Chairman Bishop Statement to Rules Committee on Six-Bill Appropriations Minibus
Agriculture, Rural Development, Food and Drug Administration, and Related Agencies Chairman Sanford Bishop (D-GA-02) today delivered the following remarks to the House Rules Committee in support of an appropriate rule for the House to considerH.R. 8294, a minibus of six fiscal year 2023 appropriations bills:
Thank you very much, Mr. Chairman and Ranking Member Cole.
On behalf of the subcommittee on Agriculture, Rural Development, Food and Drug Administration, and Related Agencies, I am proud to present our division of the bill, and to discuss the important investments we have made.
Our fiscal year 2023 allocation is $27.2 billion, compared to the fiscal year 2022 enacted level of $25.125 billion – an 8% increase.
Mr. Chairman, I will start with an issue I know you care deeply about – food security. Our bill fully funds the domestic nutrition programs, including SNAP, Child Nutrition, and WIC. The bill takes two significant steps to improve the food safety net. First, it provides additional protections for SNAP recipients by providing a “such sums” appropriations for the fourth quarter of fiscal year 2023 to ensure SNAP does not run out of money. Second, it allows USDA to maintain the current amounts of fruits and vegetables in the WIC food package.
Our bill also maintains strong investments for our international assistance programs, including $1.8 billion for Food for Peace grants and $265 million for the McGovern-Dole program. Both are record high levels.
The bill continues to make significant investments in our rural communities by providing $4.2 billion in budget authority – and more than $47 billion worth of loans – for rural development programs. This includes rural water and wastewater infrastructure improvements, and support for community facilities. The bill includes over $550 million for the expansion of broadband service, including $450 million for the Reconnect program as we continue to prioritize closing the digital divide. The bill again includes the 10-20-30 anti-poverty provision for Rural Development programs to ensure communities most in need are not left behind. And the bill also creates two new lending programs for hard-to-reach communities.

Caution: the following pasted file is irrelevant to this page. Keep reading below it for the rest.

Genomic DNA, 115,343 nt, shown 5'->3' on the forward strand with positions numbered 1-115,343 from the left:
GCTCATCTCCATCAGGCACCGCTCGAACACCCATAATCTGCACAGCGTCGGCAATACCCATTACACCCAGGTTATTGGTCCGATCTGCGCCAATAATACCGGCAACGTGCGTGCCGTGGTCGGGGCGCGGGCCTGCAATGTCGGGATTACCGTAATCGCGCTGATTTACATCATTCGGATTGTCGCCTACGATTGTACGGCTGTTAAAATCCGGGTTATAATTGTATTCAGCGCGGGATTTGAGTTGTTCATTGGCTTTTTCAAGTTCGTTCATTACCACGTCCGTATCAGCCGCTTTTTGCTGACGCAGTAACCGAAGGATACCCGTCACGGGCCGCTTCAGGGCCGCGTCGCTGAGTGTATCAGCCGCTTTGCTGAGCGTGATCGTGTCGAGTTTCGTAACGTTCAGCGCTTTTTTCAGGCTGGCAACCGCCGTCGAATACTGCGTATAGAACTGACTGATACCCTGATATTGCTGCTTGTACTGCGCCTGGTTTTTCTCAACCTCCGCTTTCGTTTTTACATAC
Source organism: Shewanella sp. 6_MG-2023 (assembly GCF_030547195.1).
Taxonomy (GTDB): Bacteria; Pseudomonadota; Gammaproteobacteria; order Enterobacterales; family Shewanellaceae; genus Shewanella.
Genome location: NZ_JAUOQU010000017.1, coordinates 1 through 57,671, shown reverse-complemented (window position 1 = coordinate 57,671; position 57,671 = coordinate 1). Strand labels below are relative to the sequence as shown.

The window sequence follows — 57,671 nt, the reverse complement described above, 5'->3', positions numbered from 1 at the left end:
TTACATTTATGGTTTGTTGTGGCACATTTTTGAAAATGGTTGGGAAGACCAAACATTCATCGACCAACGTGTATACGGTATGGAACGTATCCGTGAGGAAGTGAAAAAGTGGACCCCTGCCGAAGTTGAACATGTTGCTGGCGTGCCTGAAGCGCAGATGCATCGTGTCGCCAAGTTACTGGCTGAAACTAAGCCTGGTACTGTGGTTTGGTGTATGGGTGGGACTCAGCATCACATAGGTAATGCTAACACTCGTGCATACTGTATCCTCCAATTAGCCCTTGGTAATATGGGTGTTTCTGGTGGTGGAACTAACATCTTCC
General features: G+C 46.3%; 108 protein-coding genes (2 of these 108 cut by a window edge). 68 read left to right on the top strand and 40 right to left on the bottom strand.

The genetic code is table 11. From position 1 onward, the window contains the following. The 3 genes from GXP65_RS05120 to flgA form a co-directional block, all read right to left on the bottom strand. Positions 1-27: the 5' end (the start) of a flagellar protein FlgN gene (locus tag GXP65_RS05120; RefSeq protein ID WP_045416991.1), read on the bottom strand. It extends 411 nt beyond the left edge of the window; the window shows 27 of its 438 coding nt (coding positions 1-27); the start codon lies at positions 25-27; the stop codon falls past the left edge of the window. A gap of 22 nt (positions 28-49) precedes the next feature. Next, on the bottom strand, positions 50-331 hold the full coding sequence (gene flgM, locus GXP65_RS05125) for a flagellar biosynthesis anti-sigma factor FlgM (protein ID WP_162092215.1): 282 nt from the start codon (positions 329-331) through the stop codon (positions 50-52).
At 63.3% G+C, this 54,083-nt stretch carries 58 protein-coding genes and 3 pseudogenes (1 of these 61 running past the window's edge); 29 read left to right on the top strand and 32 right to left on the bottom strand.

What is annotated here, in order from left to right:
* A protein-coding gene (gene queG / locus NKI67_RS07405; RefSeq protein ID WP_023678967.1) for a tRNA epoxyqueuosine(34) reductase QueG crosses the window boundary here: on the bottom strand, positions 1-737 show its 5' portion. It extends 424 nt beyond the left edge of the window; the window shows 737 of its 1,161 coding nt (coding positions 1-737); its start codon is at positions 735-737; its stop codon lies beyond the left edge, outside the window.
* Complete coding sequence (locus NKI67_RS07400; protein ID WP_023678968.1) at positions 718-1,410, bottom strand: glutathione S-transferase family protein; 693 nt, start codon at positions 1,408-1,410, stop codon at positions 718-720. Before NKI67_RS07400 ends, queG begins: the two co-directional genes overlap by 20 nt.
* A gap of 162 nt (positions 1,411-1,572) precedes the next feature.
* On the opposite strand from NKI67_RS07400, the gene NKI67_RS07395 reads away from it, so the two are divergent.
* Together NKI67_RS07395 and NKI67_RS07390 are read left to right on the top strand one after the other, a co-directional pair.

The bill provides $3.8 billion for agricultural research, which helps the United States to produce the most abundant and affordable food in the world. This funding includes $500 million for the Agriculture and Food Research Initiative, a historic high. Compared to fiscal year 2022 levels, the 1890 programs are increased by $29 million (13%); the 1994 and Tribal programs in the research accounts are increased by $15 million (53%), and the Hispanic Serving Institutions education grants program is increased by $6 million (43%).
There is over $3.1 billion for farm and conservation programs. The investments in this bill support sustainable agricultural improvements to mitigate the consequences of climate change while maintaining high levels of production.
The Food and Drug Administration is funded at $3.6 billion in discretionary funding. Within this total, there are several important investments, including increases to address the opioid crisis, ALS (“Lou Gehrig’s disease”) clinical trials, unannounced inspections of foreign drug manufacturing facilities, the safety of infant formula, and the Office of Minority Health.
As I always note, the jurisdiction of the agriculture bill is far-reaching and touches the lives of every citizen. Every year, we strive to make key investments to strength our farming and rural communities and to support our vulnerable populations. This year is no different, and I am proud of this bill.
Thank you, Mr. Chairman, and members of the Committee. I want to thank our leadership of both the majority and minority of this Committee and of the Appropriations Committee. I want to thank my Ranking Member, Dr. Harris and all our staff for their hard work. With that, I look forward to answering any questions you may have.